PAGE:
New research has bolstered the argument that a century-old pain management technique is effective for treating post-traumatic stress disorder.
Results of a clinical trial published online Wednesday by JAMA Psychiatry show that stellate ganglion block, or SGB, injections reduced PTSD symptoms at roughly twice the rate of a placebo, resulting in a noticeable improvement for those who received them.
The study of 108 active duty military personnel is the largest to date to test the treatment, which involves injecting a mild anesthetic — in this case, ropivicaine — into a bundle of nerves in the neck that serve the neck, head, arms and upper chest.
Two injections were given to participants two weeks apart, with two-thirds of the patients receiving SGB shots and one third receiving a placebo. All patients took the Clinician-Administered PTSD Scale assessment, called the CAPS-5, before their first injection and then after eight weeks.
Those who receive the SGB improved on average 12.6 points on the CAPS-5, while those who received the sham injection improved by 6.1 points. A 10-point improvement is “enough that the person should notice a significant improvement in their life,” according to Kristine Rae Olmsted, a research epidemiologist with RTI International, the nonprofit research institute that conducted the Army-funded study.
Century-old anesthesia technique is known to treat PTSD successfully in case studies, researchers say.
“The literature [on SGB] up until now has been pretty positive and the anecdotes … were pretty strongly positive. But we were all surprised by the magnitude of the difference,” Rae Olmsted said.
The research reinforces previous case studies of the effectiveness of SGB for treating PTSD. A review published in the journal Military Medicine in 2014 showed that nearly 80 percent of patients receiving the treatment reported a reduction in their PTSD symptoms like anxiety, hyperarousal, sleep disturbances and depression after one shot.
The therapy has been used for years to treat chronic pain, uncontrolled sweating, hot flashes and pain caused by shingles and angina. A Chicago-area pain management specialist, Dr. Eugene Lipov, began testing it to treat PTSD in 2008. Navy and Army physicians also began trying the procedure, with Army doctors using it at Walter Reed Army Medical Center in Washington and Navy physicians launching a research study at Naval Medical Center San Diego in 2012.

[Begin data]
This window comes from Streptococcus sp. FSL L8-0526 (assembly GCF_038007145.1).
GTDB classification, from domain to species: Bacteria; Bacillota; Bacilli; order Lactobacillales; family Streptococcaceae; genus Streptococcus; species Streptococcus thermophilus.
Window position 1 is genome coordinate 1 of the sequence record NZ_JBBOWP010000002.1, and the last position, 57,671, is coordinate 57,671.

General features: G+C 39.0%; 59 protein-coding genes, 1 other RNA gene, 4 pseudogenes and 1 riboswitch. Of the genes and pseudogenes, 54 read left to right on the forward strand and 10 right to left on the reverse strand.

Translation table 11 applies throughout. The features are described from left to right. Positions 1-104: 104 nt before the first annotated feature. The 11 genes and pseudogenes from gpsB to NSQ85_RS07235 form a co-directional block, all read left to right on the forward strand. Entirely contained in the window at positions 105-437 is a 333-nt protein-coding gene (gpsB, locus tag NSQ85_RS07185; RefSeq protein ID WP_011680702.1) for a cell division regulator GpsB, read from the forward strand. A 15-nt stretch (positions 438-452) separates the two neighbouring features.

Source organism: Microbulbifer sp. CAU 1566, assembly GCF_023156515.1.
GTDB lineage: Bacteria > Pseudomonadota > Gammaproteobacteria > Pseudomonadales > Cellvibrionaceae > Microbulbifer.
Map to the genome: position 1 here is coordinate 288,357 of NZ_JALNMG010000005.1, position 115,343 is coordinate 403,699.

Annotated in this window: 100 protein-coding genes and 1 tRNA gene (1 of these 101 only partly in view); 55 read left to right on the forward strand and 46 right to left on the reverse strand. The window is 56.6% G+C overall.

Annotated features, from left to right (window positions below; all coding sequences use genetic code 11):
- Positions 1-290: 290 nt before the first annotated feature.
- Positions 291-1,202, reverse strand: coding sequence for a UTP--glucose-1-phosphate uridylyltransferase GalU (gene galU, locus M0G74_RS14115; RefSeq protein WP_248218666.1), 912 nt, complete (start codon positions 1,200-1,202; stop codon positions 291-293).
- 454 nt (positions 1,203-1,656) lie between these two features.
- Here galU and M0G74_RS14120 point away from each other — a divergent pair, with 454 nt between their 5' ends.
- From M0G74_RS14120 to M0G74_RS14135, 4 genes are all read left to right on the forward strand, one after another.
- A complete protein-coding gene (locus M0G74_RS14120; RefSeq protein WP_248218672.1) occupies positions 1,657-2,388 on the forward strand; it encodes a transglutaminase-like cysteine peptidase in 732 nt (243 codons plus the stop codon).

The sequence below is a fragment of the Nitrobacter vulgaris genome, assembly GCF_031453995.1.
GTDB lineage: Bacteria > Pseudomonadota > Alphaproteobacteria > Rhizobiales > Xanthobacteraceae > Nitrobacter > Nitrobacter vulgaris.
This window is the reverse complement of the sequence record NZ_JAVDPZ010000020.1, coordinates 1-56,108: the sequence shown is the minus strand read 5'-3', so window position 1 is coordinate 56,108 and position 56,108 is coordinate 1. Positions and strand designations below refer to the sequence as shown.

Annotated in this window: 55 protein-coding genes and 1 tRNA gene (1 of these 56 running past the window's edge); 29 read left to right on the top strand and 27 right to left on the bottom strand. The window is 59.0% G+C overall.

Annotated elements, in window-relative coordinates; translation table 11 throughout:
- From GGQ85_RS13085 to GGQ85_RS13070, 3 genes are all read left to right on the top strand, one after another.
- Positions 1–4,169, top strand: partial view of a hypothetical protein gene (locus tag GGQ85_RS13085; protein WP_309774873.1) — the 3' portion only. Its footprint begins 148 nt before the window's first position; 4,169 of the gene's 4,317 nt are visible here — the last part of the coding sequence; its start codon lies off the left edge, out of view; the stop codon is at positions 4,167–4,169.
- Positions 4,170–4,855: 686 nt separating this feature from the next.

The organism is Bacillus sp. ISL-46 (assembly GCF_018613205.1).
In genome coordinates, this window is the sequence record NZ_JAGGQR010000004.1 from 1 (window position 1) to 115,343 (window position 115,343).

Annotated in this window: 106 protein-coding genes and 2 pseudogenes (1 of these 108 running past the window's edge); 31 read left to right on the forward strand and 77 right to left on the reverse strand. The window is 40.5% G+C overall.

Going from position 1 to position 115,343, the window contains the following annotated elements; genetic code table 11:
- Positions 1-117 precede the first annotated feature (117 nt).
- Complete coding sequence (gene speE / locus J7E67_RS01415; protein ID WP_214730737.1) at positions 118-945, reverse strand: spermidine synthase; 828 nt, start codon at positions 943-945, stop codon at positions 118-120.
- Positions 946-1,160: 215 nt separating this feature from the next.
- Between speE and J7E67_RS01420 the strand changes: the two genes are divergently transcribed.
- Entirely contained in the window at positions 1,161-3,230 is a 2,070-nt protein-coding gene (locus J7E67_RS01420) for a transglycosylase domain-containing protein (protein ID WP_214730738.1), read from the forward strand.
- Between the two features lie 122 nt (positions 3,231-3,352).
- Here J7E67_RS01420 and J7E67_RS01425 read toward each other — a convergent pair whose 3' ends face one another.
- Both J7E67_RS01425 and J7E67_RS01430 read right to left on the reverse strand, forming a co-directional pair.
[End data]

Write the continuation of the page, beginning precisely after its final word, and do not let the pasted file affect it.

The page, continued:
But that study, involving 42 service members, showed that SGB performed no better than a sham treatment, leading is primary investigator, Dr. Robert McLay, NMCSD’s mental health research director, to conclude that previous improvements reported in case studies were likely attributable to the placebo effect and more research was needed on the effectiveness of more than one shot.
In a rebuttal, Lipov, who remains a strong proponent of the use of SGB to treat PTSD, noted that McLay’s study members were involved in medical boards that were determining their disability ratings and thus had a financial incentive not to report improvement.
This study appears to debunk that conclusion.
“Now we have a strong study with the highest level of evidence that shows that SGB can really help PTSD symptoms,” said retired Army Col. Sean Mulvaney, who led the study with Rae Olmsted and first began exploring SGB as a potential treatment for military troops with PTSD in 2010. “I hope this study finally helps patients get the relief they need.”
“I feel like a million pounds was taken off me,” the Medal of Honor recipient said.
The mechanism for how SGB injections work to address PTSD symptoms isn’t clear-cut. Researchers say that anesthetizing the group of sympathetic nerves influences the “fight or flight” impulse and interrupts pain signals.
“Anesthetizing the ganglion blocks nerve impulses temporarily. We still don’t know how SGB works to improve PTSD symptoms, but now we know that it does,” Rae Olmsted said.
The procedure carries very little risk, according to Rae Olmsted. A trained physician conducts the procedure in a medical facility, using ultrasound to locate the stellate ganglion and inject the medication. Side effects include temporary bruising, drooping eye, tearing and hoarseness.
The study took place at Womack Army Medical Center, Fort Bragg, North Carolina, Tripler Army Medical Center, Honolulu, Hawaii, and Landstuhl Regional Medical Center, Germany. RTI International is planning a more extensive study, also funded by the U.S. Army, to take place at five military facilities that will follow participants for a year after the treatment to explore long-term effectiveness and side effects, Rae Olmsted said.
She added that the Defense Department is being wise in thoroughly researching the treatment before offering it more broadly. “We subject service members to enough without potentially subjecting them to treatments we aren’t sure work.”
She added, however, that patients can speak to their doctors if they are interested in receiving the treatment. More than 2,000 service members and civilians have received SGB injections to treat PTSD.